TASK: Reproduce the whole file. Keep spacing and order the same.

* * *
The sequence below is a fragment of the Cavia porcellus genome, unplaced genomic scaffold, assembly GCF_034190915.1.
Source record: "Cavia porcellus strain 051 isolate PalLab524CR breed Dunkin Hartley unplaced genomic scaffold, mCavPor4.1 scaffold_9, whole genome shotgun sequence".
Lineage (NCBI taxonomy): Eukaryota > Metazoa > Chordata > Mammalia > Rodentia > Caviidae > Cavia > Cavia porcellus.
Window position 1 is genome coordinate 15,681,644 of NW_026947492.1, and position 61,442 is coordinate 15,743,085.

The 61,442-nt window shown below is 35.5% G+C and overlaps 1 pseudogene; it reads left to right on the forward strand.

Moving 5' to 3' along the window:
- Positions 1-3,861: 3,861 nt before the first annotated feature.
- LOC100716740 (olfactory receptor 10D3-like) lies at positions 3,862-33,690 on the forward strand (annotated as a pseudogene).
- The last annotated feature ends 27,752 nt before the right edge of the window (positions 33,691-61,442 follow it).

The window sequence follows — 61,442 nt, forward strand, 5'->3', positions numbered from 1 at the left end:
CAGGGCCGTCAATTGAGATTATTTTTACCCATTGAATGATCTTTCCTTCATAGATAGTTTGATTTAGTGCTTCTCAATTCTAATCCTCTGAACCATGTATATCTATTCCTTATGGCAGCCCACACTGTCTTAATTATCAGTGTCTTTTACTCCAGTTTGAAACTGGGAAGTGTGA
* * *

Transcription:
The sequence below is a fragment of the Cavia porcellus genome, unplaced genomic scaffold, assembly GCF_034190915.1.
Source record: "Cavia porcellus strain 051 isolate PalLab524CR breed Dunkin Hartley unplaced genomic scaffold, mCavPor4.1 scaffold_9, whole genome shotgun sequence".
Lineage (NCBI taxonomy): Eukaryota > Metazoa > Chordata > Mammalia > Rodentia > Caviidae > Cavia > Cavia porcellus.
Window position 1 is genome coordinate 15,681,644 of NW_026947492.1, and position 61,442 is coordinate 15,743,085.

The 61,442-nt window shown below is 35.5% G+C and overlaps 1 pseudogene; it reads left to right on the forward strand.

Moving 5' to 3' along the window:
- Positions 1-3,861: 3,861 nt before the first annotated feature.
- LOC100716740 (olfactory receptor 10D3-like) lies at positions 3,862-33,690 on the forward strand (annotated as a pseudogene).
- The last annotated feature ends 27,752 nt before the right edge of the window (positions 33,691-61,442 follow it).

The window sequence follows — 61,442 nt, forward strand, 5'->3', positions numbered from 1 at the left end:
CAGGGCCGTCAATTGAGATTATTTTTACCCATTGAATGATCTTTCCTTCATAGATAGTTTGATTTAGTGCTTCTCAATTCTAATCCTCTGAACCATGTATATCTATTCCTTATGGCAGCCCACACTGTCTTAATTATCAGTGTCTTTTACTCCAGTTTGAAACTGGGAAGTGTGA